In the Name of Charity

In the context of a renewed interest in the functioning of charitable hospitals in Maharashtra, and the intention of the state charity commissioner to ensure compliance with the Indigent Patient Fund scheme, some related issues have been revisited and suggestions forwarded for modifying the scheme. Attention is drawn towards the misuse of trust hospitals and the consequences of having no ceiling on charges for close to 80% of the beds in these hospitals.

It is a well-known fact that the charitable hospitals constitute a significant component of the private healthcare sector in Maharashtra, especially in Mumbai and Pune. As of 2017, there were 444 trust hospitals across the state, of which nearly 35% were located in Mumbai (76), Pune (57) and Thane (20) (Government of Maharashtra nd). The history of the setting up of such hospitals in Mumbai, their reluctance and (non)compliance with respect to providing free and subsidised medical care while availing subsidies and concessions, and the government’s (in)action to ensure their compliance and accountability, are all well-documented (Kurian 2013). To summarise it briefly here—as per Section 41AA of the Bombay Public Trust Act (BPTA) 1950, under which the trusts running these hospitals are registered, these are state-aided public trusts1 which have received government subsidies and concessions on land, electricity, building rules, income tax and import of medical equipment, and in return they are expected to provide free and subsidised medical care to economically weaker sections. Section 41AA also grants power to the charity commissioner and the state government to issue directions for implementation of the free and subsidised care.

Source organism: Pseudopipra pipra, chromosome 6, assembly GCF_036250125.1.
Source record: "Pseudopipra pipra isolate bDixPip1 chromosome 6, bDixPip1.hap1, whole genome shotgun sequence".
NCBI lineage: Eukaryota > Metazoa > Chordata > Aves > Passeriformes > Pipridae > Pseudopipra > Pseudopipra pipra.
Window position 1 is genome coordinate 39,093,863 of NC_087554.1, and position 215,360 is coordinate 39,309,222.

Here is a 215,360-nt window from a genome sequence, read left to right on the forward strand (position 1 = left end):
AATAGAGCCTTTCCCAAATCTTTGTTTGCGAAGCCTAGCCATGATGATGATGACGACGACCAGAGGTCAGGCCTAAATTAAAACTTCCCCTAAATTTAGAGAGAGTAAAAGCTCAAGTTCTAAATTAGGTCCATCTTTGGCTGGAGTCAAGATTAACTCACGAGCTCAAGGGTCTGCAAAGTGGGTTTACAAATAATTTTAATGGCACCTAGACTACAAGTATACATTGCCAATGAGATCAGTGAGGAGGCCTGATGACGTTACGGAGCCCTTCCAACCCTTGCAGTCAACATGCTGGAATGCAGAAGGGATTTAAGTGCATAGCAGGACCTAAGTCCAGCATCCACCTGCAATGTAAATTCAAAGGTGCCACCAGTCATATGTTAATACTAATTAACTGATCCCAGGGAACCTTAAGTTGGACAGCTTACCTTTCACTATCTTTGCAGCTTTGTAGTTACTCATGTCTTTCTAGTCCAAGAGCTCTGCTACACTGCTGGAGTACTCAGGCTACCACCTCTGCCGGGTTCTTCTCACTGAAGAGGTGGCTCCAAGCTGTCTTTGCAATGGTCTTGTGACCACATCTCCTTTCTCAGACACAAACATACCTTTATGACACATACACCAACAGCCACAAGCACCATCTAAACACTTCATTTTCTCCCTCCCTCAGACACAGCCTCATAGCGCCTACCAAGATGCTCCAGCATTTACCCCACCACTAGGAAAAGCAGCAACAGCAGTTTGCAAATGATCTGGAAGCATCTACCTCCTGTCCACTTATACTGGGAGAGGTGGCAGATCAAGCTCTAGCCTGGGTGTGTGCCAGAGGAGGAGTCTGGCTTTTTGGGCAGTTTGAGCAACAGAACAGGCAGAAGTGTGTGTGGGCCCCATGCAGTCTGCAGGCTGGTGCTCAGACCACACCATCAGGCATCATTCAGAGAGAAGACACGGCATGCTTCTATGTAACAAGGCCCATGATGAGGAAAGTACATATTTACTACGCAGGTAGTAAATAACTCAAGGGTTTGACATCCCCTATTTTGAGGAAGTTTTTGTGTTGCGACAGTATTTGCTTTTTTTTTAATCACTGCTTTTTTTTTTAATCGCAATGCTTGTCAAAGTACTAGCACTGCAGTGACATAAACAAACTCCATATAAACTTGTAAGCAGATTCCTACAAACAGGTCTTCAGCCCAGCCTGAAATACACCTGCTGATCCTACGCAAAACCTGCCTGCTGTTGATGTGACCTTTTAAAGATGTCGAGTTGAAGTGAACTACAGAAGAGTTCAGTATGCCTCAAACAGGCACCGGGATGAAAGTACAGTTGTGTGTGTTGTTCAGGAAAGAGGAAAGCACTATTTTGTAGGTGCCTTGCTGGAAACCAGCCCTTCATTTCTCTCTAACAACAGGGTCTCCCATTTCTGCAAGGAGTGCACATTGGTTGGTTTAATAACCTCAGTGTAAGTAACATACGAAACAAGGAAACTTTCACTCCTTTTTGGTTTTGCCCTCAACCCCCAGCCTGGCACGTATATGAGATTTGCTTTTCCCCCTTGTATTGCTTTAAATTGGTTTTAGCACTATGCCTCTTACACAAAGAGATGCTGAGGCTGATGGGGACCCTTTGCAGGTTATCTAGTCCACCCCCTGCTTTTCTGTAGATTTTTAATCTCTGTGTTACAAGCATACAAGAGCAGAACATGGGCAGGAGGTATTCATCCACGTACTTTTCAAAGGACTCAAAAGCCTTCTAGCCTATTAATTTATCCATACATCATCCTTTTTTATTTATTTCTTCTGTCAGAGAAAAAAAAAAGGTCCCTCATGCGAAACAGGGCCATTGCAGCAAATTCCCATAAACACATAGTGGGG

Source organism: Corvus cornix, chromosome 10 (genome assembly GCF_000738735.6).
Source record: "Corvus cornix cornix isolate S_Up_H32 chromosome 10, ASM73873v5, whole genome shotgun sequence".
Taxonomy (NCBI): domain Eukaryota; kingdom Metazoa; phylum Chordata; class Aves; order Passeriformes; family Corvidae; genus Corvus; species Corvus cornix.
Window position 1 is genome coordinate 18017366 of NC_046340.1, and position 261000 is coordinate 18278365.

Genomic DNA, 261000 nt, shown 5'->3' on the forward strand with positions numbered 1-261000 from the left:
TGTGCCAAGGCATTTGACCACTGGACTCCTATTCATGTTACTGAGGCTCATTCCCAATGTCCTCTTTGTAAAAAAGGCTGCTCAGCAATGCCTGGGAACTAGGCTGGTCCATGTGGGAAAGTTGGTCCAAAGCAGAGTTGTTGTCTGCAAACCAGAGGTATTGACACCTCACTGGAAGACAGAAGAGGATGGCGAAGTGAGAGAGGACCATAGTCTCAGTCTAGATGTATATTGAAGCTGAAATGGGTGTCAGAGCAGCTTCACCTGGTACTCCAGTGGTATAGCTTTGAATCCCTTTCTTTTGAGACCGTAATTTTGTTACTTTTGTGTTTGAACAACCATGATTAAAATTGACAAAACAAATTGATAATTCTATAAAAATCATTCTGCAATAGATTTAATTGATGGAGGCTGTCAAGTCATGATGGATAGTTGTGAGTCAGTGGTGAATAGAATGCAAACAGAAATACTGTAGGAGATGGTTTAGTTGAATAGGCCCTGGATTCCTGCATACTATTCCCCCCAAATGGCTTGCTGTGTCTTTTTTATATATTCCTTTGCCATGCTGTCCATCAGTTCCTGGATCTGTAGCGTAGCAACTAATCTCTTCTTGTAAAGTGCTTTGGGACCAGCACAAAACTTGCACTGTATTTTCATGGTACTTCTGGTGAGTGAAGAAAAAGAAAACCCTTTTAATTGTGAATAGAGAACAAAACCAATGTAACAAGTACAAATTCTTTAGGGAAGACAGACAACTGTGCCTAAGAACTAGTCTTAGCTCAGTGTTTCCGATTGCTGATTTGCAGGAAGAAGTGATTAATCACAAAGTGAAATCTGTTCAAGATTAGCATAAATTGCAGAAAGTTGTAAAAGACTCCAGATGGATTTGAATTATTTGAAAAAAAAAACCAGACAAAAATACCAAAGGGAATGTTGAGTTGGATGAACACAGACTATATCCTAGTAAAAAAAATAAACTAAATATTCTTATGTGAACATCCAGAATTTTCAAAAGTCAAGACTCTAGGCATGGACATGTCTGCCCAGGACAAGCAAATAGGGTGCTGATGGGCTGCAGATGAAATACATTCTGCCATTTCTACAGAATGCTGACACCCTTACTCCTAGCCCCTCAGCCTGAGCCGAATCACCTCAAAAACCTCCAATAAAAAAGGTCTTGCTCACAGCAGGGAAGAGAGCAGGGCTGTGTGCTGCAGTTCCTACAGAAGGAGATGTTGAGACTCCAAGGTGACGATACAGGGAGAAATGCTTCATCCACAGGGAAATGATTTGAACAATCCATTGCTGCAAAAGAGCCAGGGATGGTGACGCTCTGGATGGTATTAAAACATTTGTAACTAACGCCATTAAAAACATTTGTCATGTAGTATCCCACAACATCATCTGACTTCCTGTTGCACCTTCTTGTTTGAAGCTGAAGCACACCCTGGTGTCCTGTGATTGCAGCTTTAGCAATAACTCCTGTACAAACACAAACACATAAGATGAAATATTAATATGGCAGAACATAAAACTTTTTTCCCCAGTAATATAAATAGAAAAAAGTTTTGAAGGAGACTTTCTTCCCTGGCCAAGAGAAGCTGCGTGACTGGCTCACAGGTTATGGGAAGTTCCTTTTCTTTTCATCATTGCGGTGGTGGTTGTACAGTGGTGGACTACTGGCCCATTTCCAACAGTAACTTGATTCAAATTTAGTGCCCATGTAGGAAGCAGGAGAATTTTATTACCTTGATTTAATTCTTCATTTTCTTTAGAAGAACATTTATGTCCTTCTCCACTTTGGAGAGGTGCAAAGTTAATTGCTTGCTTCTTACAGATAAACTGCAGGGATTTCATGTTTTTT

The provisions of Section 41AA of the BPTA came into effect from August 1986. However, the charity commissioner in Maharashtra did not issue any directions to the state-aided public trusts to provide medical care accordingly for the next 20 years. The Indigent Patient Fund (IPF) scheme under the BPTA was made functional from 1 September 2006 after the intervention of the Bombay High Court, which ordered a “scheme of measurable charity” under which these trust hospitals were required to (i) reserve 10% of the total number of operational beds for indigent patients and provide medical treatment to these indigent patients free of cost; (ii) reserve 10% of the beds for the weaker section patients for treatment at a concessional rate; and (iii) physically transfer 2% of total patient billing as IPF to be utilised for the treatment of indigent patients. This scheme also provided for a monitoring committee to oversee the implementation of the scheme and to consider patient grievances, if any.2

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Updated On : 8th Jan, 2019

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